Data lacks to guide treatment of regionally metastatic cutaneous head and neck squamous cell carcinoma (HNSCC).We conducted a retrospective review of 80 patients treated for regionally metastatic cutaneous HNSCC. The effect of various clinicopathologic variables on overall survival (OS) was investigated, in addition to outcomes by treatment modality.On multivariate regression, cutaneous primary >2 cm (p = .03) and extracapsular spread (ECS; p = .01) were significantly associated with decreased OS. Location of regional metastasis (neck vs parotid vs both) had no effect on OS (p = .2), nor did the presence of a cutaneous primary at the time of presentation (p = .9). The 3-year survival was 43%, 52%, and 49% for surgery alone, adjuvant radiation, and adjuvant chemoradiation, respectively. Fifty-one percent of patients had a recurrence of their disease.Regionally metastatic cutaneous HNSCC is an aggressive disease associated with high recurrence rates. Patients with tumors >2 cm and ECS have poorer OS despite adjuvant therapy. © 2017 Wiley Periodicals, Inc. Head Neck 39: 881-885, 2017.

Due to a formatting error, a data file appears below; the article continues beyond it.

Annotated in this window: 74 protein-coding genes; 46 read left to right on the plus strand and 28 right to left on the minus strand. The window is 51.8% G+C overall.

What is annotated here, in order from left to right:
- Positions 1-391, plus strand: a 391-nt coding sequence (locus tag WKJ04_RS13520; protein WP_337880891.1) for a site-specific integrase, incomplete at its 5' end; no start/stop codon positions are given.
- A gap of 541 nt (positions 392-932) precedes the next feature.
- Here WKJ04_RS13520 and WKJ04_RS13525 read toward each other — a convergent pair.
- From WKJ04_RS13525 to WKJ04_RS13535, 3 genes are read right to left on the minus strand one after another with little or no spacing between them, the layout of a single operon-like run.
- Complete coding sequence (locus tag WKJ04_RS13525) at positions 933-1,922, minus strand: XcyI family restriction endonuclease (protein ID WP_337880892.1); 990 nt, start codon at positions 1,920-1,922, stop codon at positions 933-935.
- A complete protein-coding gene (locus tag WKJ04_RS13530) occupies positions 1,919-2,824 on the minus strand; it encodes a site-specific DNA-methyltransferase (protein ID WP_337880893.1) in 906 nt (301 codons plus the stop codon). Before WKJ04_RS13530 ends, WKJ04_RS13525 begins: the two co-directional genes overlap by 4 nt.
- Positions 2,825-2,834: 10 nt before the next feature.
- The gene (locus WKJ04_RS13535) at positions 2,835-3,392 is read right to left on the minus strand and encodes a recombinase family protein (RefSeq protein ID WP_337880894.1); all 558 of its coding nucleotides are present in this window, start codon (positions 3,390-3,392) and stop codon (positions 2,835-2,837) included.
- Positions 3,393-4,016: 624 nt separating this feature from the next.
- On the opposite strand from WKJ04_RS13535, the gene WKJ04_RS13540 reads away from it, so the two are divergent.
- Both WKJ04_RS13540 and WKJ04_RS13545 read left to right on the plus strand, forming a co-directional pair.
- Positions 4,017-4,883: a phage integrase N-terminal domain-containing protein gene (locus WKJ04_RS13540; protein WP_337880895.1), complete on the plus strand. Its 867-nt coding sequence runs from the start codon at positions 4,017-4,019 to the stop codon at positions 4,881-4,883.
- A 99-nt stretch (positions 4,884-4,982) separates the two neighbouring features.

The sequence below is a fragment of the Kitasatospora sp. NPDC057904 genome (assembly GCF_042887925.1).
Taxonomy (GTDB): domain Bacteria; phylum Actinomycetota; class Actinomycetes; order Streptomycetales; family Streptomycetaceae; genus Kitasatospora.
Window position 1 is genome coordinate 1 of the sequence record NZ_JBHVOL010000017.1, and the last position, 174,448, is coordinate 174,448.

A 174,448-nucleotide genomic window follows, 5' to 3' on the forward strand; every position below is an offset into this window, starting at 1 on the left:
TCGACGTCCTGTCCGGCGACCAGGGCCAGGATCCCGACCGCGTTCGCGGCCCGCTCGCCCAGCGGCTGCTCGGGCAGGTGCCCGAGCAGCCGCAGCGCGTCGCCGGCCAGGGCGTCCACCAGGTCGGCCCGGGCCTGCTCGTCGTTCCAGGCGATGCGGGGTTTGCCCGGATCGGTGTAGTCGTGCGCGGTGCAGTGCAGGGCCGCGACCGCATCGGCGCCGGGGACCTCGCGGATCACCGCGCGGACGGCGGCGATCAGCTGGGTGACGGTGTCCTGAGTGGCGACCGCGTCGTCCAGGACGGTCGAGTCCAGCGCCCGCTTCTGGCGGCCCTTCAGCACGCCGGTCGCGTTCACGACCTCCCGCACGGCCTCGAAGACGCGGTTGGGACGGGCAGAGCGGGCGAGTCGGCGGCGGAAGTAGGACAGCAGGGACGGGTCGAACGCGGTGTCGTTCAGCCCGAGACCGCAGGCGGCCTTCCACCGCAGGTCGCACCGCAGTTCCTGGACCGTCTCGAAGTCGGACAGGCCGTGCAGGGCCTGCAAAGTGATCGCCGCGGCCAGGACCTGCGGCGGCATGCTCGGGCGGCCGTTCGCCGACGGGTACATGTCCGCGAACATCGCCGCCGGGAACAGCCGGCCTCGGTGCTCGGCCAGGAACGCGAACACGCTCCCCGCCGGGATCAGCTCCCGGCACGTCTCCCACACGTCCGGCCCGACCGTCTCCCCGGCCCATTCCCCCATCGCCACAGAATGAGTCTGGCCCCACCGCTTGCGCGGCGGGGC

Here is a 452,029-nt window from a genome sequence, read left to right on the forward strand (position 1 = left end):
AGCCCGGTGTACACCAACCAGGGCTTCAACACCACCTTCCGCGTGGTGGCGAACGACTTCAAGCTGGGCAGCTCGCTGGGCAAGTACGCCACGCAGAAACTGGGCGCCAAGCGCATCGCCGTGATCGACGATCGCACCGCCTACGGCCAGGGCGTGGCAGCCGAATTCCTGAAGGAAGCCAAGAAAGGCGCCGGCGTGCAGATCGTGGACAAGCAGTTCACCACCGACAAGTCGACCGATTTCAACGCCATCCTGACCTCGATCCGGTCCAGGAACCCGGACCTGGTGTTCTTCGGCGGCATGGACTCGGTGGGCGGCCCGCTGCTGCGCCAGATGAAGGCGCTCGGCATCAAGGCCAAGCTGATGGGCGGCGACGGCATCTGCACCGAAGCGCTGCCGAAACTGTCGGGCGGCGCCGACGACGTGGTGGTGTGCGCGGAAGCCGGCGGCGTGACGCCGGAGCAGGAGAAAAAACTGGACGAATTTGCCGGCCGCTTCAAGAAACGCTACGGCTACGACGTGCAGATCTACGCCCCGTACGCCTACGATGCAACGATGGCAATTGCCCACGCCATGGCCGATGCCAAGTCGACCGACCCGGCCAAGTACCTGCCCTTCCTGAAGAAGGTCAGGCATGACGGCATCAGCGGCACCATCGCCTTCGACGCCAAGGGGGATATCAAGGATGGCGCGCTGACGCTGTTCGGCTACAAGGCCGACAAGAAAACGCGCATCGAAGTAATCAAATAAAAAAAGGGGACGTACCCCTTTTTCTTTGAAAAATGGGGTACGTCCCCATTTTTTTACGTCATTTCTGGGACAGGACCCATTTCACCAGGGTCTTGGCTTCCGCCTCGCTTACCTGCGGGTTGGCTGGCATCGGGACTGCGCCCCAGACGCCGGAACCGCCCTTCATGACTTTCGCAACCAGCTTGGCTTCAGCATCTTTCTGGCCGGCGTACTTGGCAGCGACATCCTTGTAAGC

View details for DOI 10.1002/hed.24692
View details for PubMedID 28252823